Lazy Gardener & Friends for May 1, 2020

By: Nature's Way Resources | Published 05/01/2020

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CELEBRATING "NOW" FLOWERS AND OUR GARDENING ROOTS

by BRENDA BEUST SMITH

"If you tend to a flower, it will bloom,
no matter how many weeds surround it.”
— Matshona Dhliwayo

Early Naive Americans used the moon's stages to track different seasons. An especially neat one, starting now, will peak Sat., May 18: the Full Flower Moon. This annual happening predicted for early tribes the coming of -- among many "fertility" aspects -- numerous flowers coming into full bloom.

Following Native Americans use of "six directions," and the Earth's seasonal changes, many early white settlers adopted their New World's thousands-of-years-old guidelines to learn grow crops. And many folks still do today. Friday, May 1, they will prune to discourage new growth. Saturday and Sunday, they'll be harvesting above ground crops.

Among other "best days" activities as listed by the Old Farmer's Almanac:

Of course, these are national guidelines. We have to adjust for the fact that our subtropical region is ahead of the rest of this nation weather-wise. We should celebrate a Full Flower Moon in mid-March! Those early folk were mostly in areas where cold weather (or the threat thereof) kept them from even thinking about planting anything until now.

That's one reason it's been such great fun for me to hear from local readers about "right-now" spectacular bloomers in OUR local yards. I've added some plants mentioned in our past two issues. Color does help in this trying period!

  • CHECK OUT THIS GARDENIA! Below, is one of a pair of gardenias on either side of sidewalk steps in the NRG Stadium area. These bloom so reliably. The owner isn't sure exactly what kind they are, although Gardenia jasminoides 'Veitchii' has been suggested.

Many gardenias are hard for folks to grow here. They like a slightly acidic soil, much of ours is alkaline. They like to be well drained all the time, we have monsoon rains. These are growing on the slope of raised property.

This owner tucked a delightful little fairy vignette into one of the bushes exciting neighborhood children strolling by with their parents. When the owner mentioned one fairy had disappeared, first one little girl returned with a miniature gnome and the next day someone else added a miniature beehive.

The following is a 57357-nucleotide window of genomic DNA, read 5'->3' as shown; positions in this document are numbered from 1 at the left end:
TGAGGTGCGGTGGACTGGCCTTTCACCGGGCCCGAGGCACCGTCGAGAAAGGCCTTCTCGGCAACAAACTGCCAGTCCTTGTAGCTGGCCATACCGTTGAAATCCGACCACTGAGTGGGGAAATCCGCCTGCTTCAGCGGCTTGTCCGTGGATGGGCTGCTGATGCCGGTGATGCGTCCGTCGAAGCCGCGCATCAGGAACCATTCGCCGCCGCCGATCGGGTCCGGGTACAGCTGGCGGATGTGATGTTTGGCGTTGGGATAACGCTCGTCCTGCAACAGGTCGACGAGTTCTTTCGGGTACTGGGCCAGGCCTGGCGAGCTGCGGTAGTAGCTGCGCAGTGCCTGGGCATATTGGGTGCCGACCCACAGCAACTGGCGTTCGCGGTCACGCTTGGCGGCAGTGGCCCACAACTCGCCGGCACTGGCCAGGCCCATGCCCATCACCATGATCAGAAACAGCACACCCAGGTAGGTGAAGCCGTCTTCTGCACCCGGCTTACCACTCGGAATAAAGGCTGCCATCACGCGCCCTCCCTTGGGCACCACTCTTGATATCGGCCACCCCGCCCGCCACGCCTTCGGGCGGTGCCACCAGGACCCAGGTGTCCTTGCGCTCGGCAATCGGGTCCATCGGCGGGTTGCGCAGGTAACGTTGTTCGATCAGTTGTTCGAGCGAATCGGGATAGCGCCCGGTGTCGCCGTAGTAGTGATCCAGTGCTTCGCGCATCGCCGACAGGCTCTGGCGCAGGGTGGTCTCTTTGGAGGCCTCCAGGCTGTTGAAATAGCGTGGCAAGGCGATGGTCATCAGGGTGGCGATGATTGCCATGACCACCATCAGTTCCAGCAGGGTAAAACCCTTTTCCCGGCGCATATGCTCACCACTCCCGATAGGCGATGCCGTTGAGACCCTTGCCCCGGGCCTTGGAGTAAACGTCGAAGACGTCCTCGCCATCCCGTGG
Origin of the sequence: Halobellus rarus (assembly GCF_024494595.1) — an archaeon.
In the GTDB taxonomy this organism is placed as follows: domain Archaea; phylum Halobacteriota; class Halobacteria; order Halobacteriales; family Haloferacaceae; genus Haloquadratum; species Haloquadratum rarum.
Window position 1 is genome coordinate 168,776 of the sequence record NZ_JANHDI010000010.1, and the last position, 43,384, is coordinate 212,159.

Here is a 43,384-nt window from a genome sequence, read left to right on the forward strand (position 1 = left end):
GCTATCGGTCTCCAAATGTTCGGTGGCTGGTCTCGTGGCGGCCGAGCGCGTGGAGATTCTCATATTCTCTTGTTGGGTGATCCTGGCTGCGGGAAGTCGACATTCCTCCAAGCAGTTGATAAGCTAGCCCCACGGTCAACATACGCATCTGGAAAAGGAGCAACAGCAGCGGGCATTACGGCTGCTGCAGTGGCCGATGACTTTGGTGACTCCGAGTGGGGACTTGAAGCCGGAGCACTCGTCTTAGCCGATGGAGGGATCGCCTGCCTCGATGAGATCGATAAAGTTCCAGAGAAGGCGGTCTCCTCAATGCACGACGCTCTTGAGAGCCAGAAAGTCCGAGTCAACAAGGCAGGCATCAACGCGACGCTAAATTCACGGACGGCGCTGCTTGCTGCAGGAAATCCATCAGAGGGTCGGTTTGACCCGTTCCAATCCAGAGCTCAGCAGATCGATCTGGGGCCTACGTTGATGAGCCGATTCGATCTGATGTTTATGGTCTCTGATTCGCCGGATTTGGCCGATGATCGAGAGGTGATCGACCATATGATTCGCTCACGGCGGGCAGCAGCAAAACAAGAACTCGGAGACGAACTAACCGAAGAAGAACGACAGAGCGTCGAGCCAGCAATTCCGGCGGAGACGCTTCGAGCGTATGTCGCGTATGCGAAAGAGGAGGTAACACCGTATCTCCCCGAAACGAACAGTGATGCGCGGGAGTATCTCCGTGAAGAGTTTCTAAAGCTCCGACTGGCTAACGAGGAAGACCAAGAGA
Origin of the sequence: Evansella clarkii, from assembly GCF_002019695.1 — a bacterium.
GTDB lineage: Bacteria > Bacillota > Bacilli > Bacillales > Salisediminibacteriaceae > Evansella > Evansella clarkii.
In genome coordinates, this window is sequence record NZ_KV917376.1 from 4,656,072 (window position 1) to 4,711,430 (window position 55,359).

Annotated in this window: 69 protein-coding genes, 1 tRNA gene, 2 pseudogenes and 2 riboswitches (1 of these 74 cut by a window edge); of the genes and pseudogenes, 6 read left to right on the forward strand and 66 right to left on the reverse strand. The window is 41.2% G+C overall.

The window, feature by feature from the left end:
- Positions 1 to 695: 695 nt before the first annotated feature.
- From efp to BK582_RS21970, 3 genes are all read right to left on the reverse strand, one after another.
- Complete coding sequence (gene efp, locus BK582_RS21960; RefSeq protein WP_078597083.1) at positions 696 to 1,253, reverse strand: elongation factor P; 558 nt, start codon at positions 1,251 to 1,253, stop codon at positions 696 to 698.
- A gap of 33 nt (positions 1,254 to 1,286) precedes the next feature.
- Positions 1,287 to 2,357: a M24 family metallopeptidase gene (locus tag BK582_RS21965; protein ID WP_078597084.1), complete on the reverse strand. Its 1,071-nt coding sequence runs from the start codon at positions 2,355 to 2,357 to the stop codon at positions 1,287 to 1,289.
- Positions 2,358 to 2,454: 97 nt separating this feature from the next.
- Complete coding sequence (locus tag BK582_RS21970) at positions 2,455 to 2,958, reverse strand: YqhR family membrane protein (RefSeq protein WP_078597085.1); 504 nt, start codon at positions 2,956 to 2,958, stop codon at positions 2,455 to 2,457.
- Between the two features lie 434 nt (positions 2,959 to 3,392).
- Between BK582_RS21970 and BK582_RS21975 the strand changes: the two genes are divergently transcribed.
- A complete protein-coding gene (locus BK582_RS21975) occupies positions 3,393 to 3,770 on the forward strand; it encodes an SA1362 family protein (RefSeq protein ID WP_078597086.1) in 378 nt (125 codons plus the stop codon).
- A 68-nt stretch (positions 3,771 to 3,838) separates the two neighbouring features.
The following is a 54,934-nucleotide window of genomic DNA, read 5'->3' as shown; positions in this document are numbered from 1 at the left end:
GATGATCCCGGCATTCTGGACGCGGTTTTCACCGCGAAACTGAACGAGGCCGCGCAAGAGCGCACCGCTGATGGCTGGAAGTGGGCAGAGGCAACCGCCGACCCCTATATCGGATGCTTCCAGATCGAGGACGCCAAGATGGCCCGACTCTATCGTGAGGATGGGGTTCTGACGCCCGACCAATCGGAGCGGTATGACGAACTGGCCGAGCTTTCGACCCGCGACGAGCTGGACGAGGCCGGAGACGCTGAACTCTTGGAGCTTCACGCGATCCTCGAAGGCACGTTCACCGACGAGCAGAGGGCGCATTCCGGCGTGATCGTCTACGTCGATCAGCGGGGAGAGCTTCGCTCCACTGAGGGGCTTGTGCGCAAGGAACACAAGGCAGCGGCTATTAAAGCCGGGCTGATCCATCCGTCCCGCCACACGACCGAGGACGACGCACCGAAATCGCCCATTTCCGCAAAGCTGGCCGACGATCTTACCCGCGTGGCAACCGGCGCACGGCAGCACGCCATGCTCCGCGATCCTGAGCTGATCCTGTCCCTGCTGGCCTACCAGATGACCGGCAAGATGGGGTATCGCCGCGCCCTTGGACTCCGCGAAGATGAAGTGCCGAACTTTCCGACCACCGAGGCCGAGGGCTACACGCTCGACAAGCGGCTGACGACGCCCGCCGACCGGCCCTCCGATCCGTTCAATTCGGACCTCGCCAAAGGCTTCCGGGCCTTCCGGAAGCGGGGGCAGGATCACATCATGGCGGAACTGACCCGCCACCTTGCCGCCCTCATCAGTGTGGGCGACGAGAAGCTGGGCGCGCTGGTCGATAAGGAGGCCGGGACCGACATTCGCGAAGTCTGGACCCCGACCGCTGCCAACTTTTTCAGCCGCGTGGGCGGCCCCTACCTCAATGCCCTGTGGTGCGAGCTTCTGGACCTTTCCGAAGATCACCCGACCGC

Slowly it became a neighborhood project, with the owner moving the figures around after dark for a new scene each day!

This owner enjoys (and is very successful at) rooting cuttings. Email me for a copy of her rooting instructions: lazygardenerbrenda@gmail.com

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PATTY MCFALL is definitely cheered by two of her right-now bloomers: her yellow Mermaid rose and pink shell ginger. Mermaid's 5" wide, fragrant, summer through fall blooms are made even more prominent by reddish thorny stems (discourages fence-hoppers!). Evergreen foliage, tolerates part shade. Patty says her shell ginger has grown about 15' high by 12' wide after being cut to the ground just two years ago!

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INGRID HAMILTON shares some really great-right-now choices, above, for our area, l to r:

  • Angel trumpet
  • Magnolia -- a volunteer, from a neighbor's tree's seed!
  • Fireman's cap Erythrina Crista-Galli -- from Warren’s Southern Gardens in Kingwood)
  • Pentas -- a favorite of bees!
  • Kalanchoes

Thanks to everyone for sharing all these wonderful timely suggestions! I hope these will inspire you to try some you've never grown before.

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PEONY FANS ABOUND! TOM BARGER is another Houstonian successfully growing Itoh peonies. HIs now 5-year-old plants bloom faithfully every spring. A couple even repeat-bloom after being cut back in late Fall. He has a couple of herbaceous ones which, even tho they require more cold, did bloom this spring. Tom's heard of the ice treatment, but hasn't tried it. His 20 peonies are both inground and in pots. He suggests looking for them at The Arbor Gate in Tomball and Maas Nursery in Seabrook. (Above: 'Cora Louise' Itoh Peony from Monrovia website)

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POTPOURRI

  • LOCAL UPDATES ON LOVING OUR NATURAL OUTDOORS:
  • PLANT IT FORWARD hosts a Fri., May 1, 4:30pm Facebook Live Farm Tour of its tomato beds with Q&A. This unique nonprofit empowers area refugees with agricultural skills to develop sustainable farming businesses. After 9 years, PIF now boasts 13 well-acclimated farmers earning a living off the land, a success story profiled on Anthony Bourdain’s, "Parts Unknown: Houston." (10/30/1916). PIF facilitates a weekly Farm Share subscription program, coordinates sales to restaurants and distributors and its farmers direct sales at farm stands and farmers markets.
  • SPEAKING OF FARMERS MARKETS -- GLAD TO HELP PUBLICIZE! During this crises period, Urban Harvest's weekly Saturday Farmers Market is 8am-noon, in St. John's School parking lot, 2752 Buffalo Speedway. 70 local vendors & producers within 180 miles of Houston with Drive-Thru Service for Online Pre-Orders, and Double Up Houston Produce Boxes ("CSAs"). Next market is on May 2. Details: urbanharvest.org.
  • SEND NOTICES OF UPCOMING MARKETS TO: lazygardenerbrenda@gmail.com
  • WALK AROUND THE YARD! New research at Cornell University found at little as 10 minutes in a natural setting helped college students feel happier with well-documented reduction of physical and mental stress.